About Krishna Das
Layering traditional kirtan with instantly accessible melodies and modern instrumentation, Krishna Das has been called yoga’s “rock star.” With a remarkably soulful voice that touches the deepest chord in even the most casual listener, Krishna Das ” known to friends, family, and fans as simply KD ” has taken the call-and-response chanting out of yoga centers and into concert halls, becoming a worldwide icon and the best-selling western chant artist of all time. His album ‘Live Ananda’ (released January 2012) was nominated for a Grammy in the Best New Age album category.
KD spent the late ’60’s traveling across the country as a student of Ram Dass, and in August 1970, he finally made the journey to India, which led him to Ram Dass’ own beloved guru, Neem Karoli Baba, known to most as Maharaj-ji.
Given the name Krishna Das, KD began to chant as part of following the path of Bhakti yoga, the yoga of devotion.
After two and a half years with Maharaj-ji, returned to USA – alas, six months after his return, word came that Maharaj-ji had died.
He took solace in music, finding peace and strength in both his Bhakti yoga practice as well as in such heroes as Ray Charles, Van Morrison, Steely Dan, and Bruce Springsteen (whom he laughingly calls “the Bodhisattva of New Jersey”). KD also co-founded Triloka Records, a California-based label specializing in world music, releasing such artists as Jai Uttal, sarod virtuoso Ali Akbar Khan, and legendary jazz musician/composer Jackie McLean.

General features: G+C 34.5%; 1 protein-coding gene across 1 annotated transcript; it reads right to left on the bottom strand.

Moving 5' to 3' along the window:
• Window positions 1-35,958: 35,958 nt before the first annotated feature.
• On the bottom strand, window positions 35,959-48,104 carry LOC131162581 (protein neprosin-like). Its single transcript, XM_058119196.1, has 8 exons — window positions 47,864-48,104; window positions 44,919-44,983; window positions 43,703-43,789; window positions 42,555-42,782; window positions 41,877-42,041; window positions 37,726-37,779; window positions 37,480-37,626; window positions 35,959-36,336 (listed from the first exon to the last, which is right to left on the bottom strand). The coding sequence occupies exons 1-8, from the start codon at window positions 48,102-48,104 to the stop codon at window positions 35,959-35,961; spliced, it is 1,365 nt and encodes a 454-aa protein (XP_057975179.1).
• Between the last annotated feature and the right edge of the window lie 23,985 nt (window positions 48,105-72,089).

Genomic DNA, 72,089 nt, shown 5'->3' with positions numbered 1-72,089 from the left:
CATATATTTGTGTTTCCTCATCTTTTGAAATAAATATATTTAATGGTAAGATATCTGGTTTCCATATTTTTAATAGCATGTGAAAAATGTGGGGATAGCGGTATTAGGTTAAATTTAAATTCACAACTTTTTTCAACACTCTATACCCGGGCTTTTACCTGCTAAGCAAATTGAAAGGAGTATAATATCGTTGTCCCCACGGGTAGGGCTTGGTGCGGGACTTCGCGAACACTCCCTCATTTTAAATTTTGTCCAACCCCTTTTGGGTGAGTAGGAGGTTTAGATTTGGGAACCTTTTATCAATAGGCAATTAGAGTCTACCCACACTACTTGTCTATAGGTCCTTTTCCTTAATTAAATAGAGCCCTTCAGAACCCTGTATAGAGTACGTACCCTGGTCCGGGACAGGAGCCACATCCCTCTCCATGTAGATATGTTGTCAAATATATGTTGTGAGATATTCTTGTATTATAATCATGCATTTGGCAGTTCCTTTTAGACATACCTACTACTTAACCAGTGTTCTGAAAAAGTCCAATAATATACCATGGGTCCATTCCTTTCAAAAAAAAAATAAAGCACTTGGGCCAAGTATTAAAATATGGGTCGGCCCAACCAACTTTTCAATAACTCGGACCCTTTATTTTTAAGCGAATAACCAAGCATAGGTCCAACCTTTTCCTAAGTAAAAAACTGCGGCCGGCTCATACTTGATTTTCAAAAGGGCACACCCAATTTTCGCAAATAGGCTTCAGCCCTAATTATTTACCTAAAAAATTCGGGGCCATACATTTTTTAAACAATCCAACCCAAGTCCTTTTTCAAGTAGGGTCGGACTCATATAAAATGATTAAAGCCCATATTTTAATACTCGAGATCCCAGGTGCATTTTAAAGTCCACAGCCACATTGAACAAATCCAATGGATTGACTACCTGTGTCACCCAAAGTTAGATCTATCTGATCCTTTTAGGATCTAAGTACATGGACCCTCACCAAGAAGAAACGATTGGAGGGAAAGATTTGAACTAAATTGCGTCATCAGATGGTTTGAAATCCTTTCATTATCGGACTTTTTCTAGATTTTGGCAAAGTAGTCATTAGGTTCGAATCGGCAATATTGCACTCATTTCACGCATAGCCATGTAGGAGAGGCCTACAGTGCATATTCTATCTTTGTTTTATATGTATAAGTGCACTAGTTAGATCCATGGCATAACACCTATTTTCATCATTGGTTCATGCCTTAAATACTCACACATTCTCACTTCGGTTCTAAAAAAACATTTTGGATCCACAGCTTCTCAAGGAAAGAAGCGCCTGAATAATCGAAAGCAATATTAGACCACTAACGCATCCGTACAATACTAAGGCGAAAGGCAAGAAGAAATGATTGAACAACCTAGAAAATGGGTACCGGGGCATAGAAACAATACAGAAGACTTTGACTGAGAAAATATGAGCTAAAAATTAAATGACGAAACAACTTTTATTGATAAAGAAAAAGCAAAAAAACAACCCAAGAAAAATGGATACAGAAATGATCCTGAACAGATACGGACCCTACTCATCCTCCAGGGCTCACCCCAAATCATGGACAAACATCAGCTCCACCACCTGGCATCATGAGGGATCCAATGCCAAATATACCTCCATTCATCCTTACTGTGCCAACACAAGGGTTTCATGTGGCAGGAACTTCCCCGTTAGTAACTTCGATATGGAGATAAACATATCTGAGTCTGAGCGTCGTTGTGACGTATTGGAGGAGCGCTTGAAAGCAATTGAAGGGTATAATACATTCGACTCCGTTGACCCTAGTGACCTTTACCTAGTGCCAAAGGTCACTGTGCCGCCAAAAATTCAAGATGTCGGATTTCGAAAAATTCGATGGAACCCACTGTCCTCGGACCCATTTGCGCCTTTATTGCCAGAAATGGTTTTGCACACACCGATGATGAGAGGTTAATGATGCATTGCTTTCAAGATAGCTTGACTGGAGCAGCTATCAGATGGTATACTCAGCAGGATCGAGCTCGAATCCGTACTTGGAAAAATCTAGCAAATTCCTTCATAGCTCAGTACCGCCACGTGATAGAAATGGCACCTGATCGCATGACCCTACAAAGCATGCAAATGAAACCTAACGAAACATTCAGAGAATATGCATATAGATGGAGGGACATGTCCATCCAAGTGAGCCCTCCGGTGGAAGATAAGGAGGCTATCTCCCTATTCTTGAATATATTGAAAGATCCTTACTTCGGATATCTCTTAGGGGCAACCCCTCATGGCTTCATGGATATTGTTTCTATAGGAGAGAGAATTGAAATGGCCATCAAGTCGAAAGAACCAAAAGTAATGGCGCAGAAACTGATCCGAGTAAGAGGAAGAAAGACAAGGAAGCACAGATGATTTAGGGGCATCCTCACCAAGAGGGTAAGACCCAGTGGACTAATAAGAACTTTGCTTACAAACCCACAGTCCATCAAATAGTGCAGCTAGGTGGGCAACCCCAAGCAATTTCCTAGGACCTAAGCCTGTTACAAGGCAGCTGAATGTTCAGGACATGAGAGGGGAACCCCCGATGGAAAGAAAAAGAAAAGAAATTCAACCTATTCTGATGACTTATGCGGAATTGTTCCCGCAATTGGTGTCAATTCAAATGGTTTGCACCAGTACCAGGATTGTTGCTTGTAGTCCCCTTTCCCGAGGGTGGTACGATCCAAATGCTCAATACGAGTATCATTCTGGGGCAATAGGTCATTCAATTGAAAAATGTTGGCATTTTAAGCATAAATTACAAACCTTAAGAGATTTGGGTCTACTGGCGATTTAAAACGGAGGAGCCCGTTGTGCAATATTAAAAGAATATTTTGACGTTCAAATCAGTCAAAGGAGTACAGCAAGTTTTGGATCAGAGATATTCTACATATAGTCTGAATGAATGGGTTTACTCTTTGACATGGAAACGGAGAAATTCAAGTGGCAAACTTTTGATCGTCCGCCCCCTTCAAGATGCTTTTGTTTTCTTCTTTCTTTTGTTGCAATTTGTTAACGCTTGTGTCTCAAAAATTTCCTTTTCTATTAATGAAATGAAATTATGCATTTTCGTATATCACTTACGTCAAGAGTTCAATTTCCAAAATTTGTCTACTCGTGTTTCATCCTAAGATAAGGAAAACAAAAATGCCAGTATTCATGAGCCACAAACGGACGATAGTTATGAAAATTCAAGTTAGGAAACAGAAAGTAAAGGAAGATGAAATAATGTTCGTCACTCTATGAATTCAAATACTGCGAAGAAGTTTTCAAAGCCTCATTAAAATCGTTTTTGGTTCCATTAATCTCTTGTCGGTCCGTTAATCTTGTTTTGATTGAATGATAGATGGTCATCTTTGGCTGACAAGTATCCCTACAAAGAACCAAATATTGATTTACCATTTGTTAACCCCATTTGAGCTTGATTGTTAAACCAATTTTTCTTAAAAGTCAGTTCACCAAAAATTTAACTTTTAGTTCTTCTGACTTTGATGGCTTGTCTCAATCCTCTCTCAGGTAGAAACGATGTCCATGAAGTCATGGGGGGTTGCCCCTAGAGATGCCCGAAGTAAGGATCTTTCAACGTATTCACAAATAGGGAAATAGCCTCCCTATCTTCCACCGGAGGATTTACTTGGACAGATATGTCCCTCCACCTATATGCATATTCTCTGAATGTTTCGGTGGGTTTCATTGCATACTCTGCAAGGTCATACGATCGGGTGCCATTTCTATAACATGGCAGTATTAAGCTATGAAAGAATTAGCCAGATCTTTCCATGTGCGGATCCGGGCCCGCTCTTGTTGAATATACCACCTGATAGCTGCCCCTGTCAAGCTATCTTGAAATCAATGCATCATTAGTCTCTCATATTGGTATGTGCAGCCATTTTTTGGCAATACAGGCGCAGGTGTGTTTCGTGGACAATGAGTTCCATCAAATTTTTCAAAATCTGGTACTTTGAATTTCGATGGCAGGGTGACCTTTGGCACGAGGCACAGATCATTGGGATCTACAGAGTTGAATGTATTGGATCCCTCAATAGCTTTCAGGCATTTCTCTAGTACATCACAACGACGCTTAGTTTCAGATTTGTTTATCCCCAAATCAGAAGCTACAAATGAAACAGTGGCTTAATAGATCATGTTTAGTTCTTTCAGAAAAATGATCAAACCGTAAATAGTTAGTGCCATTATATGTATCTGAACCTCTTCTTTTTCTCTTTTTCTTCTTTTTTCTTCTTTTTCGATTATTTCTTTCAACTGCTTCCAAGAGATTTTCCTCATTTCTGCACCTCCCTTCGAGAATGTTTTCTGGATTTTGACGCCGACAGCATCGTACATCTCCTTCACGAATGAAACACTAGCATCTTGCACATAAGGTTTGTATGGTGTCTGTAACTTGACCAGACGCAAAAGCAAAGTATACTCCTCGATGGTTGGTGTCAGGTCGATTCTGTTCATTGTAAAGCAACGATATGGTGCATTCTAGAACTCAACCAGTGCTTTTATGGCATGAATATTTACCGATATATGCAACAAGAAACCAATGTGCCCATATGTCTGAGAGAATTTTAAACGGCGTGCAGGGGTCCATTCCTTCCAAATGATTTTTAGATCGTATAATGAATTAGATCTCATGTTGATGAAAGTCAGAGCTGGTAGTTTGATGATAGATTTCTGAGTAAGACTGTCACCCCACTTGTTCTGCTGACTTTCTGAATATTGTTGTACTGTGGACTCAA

In 1994, KD started leading chant at Jivamukti Yoga Center, NYC, with an ever-growing audience of yoga students that has led him to chant with people all around the world. In February 2013, Krishna Das performed at the Grammy awards in Los Angeles, CA streamed online to millions of viewers. The award-winning film ‘One Track Heart: The Story of Krishna Das’ has been in over 100 US cities, over 10 countries worldwide and is available on DVD everywhere.
With the release of his 15th album Trust In The Heart , October 2017 – KD returns to the roots of kirtan, a collection of prayers and chants that would feel equally at home being sung in a temple as being cranked up on a car stereo on a cross country sojourn, with melodies that recall both American rock as well as traditional Indian influences.
“The chanting just hits you and you want to be a part of it,” KD promises. “That’s the point of this whole thing. That’s what cuts through all the ‘stuff’. You get lit up. You don’t have to know what it means.”